By Mark Vezzola, CILS Escondido office Directing Attorney

Pictured: Mark Vezzola CILS Escondido office Directing Attorney

With unemployment on the rise and our economic futures uncertain, making a will may not seem like a priority. But estate planning for Indian trust property is more important now than ever. The truth is that life is uncertain. Since we do not know what tomorrow holds, CILS strongly recommends people put their affairs in order today.

Why Should You Make an Indian Will?

Special rules apply to wills for Indian trust land. What we call “Indian trust lands” – those held in trust by the United States government for the benefit of tribes and individual Indians such as allotments – are governed by federal law. State probate courts, which usually administer a deceased person’s property according to a will or intestate succession laws (see below), have no jurisdiction over Indian trust land. Only the BIA or tribes (if they adopted a probate code) can probate such property.

If you die without a will a government will decide who gets your property. When a person dies without a valid will, his property transfers to his next of kin – spouse, children, grandchildren, etc. – under a plan called intestate succession. The American Indian Probate Reform Act of 2006 (AIPRA), a federal probate code for Indian lands, includes intestate provisions that dictate who inherits the land of deceased relatives. But what if you do not want your property going to your next of kin? Imagine a parent and child who had a falling out, or an elder worried about dividing a small amount of land among a large family? Failing to make a will places control in government hands.

Review your will periodically. Even people with Indian wills should review and update them accordingly as property changes hands, loved ones pass away, and families feud. Careful will drafting can avoid problems caused by these events, but a poorly written will or no will at all can result in unintended consequences, namely the Indian landowner’s property going to someone he or she does not wish to inherit it. The only way to ensure your wishes are honored is to create a valid will based on expert advice and update it as needed.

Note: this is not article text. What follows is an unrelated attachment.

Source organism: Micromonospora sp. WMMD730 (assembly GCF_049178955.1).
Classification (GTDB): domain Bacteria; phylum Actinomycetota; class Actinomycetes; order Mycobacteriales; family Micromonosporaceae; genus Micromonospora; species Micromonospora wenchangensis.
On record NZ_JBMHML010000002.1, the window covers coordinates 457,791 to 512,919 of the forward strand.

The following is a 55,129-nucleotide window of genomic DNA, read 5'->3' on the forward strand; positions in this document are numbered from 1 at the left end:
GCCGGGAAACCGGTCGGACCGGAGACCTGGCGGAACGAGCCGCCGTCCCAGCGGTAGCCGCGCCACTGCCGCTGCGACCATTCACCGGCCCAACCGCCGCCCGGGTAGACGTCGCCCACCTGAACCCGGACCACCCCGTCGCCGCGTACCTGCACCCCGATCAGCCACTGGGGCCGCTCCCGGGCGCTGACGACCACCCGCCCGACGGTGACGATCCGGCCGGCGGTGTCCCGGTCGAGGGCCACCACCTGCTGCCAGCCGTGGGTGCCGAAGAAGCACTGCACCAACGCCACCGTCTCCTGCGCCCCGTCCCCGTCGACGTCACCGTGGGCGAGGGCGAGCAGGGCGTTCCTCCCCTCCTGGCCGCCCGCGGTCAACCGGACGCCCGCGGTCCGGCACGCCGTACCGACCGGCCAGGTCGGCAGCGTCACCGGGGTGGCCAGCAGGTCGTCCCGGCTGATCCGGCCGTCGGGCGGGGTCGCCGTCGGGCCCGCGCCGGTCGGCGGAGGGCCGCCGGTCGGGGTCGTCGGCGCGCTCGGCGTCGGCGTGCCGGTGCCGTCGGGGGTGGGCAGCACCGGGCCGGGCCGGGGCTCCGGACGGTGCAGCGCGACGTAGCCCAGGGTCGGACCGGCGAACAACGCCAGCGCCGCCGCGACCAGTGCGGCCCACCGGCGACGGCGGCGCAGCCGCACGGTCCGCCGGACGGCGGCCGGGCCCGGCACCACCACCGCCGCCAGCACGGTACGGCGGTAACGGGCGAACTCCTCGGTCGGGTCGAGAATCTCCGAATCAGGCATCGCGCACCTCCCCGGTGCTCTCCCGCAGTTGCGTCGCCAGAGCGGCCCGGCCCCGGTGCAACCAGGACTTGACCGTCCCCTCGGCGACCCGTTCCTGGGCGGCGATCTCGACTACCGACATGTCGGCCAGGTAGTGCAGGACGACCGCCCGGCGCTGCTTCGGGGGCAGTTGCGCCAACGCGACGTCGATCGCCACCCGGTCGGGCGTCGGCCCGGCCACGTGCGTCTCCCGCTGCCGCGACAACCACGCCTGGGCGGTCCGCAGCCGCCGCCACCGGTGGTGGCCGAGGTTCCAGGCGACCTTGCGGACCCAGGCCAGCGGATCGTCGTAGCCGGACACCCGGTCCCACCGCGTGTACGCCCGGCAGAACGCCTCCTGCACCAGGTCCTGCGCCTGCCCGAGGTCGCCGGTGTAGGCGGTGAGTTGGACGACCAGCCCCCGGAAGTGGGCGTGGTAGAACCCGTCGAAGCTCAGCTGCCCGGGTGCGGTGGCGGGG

The BIA no longer offers will making services. People may remember the BIA once made form wills for Indian landowners and kept the signed originals on file at agency offices. The BIA ended the practice years ago and returned wills to their rightful owners. Today Indian landowners must contact CILS or another knowledgeable law office for help. We can help individuals protect their land and navigate the federal regulations on how to start the BIA probate process. Remember, until the BIA issues probate orders, the property stays in the name of the original owner.

Indian trust land cannot be put into a living trust. Finally, some Indian landowners seek out costly estate planning attorneys to place their Indian trust land into a living trust to avoid probate. Unfortunately, because Indian lands are already held in trust by the federal government, they cannot be put into another trust. While AIPRA does mention a “family trust,” congress never passed regulations explaining how to create one. Indian landowners are advised to contact CILS about making an Indian will before spending money on private estate planning attorneys who may not be familiar with federal Indian law.

How Can CILS Help You?

  • CILS offers no-cost will drafting services to income income-eligible clients. Individuals whose income exceeds the federal poverty guidelines pay low, competitive rates.
  • Our experience assisting clients, dealing with the BIA, and educating communities make CILS well prepared to advise clients and draft Indian wills.
  • In addition to Indian wills, CILS also assists clients with healthcare directives for medical decisions and powers of attorney to protect their wishes in the future.

For more information about AIPRA, click here: